State permitted on-site sales?
In the recent appeal, Haverty, representing Connecticut-based Franklin Construction, insists the 2015 HAC decision clearly authorizes his client to sell landscaping materials from the site to offset the development costs of the affordable housing project.
The Chapter 40B law specialist is asking zoning board officials to classify the building commissioner’s mandate as invalid in light of that superseding HAC permit.
Should the ZBA disagree with that interpretation, the lawyer subsequently requests that the city officials instead modify his client’s comprehensive permit to allow for the on-site materials sales.
“It is the contention of Woburn 38 that it was well-known by all parties that processed materials would be sold, therefore the decision of the Housing Appeals Committee provides all necessary authorization for such sales,” Haverty contends in his June 7 letter to the ZBA.
“[E]ven if the on-site pickup of processed materials was not contemplated as part of the decision of the [HAC], it is indisputable that there would be no discernible impact from allowing materials to be picked up on-site by end-users, rather than requiring the materials to be hauled off-site by the developer.”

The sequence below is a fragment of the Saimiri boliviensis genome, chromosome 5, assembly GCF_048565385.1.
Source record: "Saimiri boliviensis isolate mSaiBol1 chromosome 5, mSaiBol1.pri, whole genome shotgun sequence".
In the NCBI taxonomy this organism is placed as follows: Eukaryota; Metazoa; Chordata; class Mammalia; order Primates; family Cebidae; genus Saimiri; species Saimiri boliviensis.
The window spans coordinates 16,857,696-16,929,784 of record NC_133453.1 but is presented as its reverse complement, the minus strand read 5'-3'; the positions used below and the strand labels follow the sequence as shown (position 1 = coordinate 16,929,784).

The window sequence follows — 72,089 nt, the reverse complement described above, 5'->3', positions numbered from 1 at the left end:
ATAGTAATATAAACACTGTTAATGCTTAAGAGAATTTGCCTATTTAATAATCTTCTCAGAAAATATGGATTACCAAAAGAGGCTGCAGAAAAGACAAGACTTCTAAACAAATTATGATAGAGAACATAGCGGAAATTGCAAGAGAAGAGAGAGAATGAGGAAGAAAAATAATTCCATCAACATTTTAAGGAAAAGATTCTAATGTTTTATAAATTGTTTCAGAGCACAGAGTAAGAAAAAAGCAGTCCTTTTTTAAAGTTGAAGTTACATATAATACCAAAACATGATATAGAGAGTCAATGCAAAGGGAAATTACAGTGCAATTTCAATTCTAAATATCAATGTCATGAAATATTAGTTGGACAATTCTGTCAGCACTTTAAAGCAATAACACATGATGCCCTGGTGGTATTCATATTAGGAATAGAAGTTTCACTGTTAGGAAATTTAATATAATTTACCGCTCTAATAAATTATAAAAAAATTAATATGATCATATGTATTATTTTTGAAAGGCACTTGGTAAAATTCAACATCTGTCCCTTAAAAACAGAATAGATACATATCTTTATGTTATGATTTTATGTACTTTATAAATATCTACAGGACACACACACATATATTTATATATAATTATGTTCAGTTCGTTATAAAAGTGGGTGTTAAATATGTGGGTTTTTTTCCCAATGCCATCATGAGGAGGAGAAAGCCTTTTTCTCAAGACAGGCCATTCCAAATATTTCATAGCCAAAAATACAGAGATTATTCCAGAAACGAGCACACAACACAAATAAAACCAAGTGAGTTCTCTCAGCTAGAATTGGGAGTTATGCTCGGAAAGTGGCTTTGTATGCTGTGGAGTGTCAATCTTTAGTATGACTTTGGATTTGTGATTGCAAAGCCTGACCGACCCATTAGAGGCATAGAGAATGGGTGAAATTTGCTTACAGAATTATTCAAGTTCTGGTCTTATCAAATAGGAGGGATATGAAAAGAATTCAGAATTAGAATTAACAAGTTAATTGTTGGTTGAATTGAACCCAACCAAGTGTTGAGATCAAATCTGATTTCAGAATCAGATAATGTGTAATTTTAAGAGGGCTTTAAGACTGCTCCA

Woburn 38 Development is an umbrella entity of Connecticut-based Franklin Construction Company, which was required under the state’s 40B statute to create the separate corporate holding.
Under the state statute, which allow builders to skirt local building and zoning ordinances in communities that lack adequate affordable housing, corporations are restricted in how-much profit can be generated from approved developments.
Echoing assertions made to The Daily Times the day after Quinn issued the cease-and-desist order, Haverty claims that should the ZBA deny his client’s appeal, the entire development timeline will likely be extended.
Specifically, Onyx Corporation and Maine Blasting and Drilling have been hired by Franklin Construction Company to remove nearly 420,000 cubic yards of materials from the nine-acre site.
In order to remove such a vast volume of ledge, Maine Blasting and Drilling crews eventually plan to daily set off two controlled demolition charges, each containing the equivalent of 2,000-to-2,500 pounds of TNT.
Onyx Corporation will also use heavy machinery to crush and grind an estimated 357,632 cubic yards of materials. Overall, a total of 418,281 cubic yards of materials are to be removed by heavy dump trucks. Those heavy vehicles, according to the petitioner, will travel to and from 1042 Main St. some 13,332 times over the next two years.
However, according to the developer, those trucking trip calculations were based off of the assumption that contractors would be allowed to travel directly to 1042 Main St. to pick up the crushed stone and aggregate materials.
Should his client now be ordered to truck all of that material offsite, Haverty insists, Onyx Corporation will reportedly need to revise that timeline, as the firm lacks sufficient heavy equipment to meet the demand.
“In fact, if the removal of processed material is limited solely to trucks owned or rented by Woburn 38’s contractor, the length of time for completing the earth removal will be significantly extended, as there will be fewer trips per day,” the Concord lawyer suggests.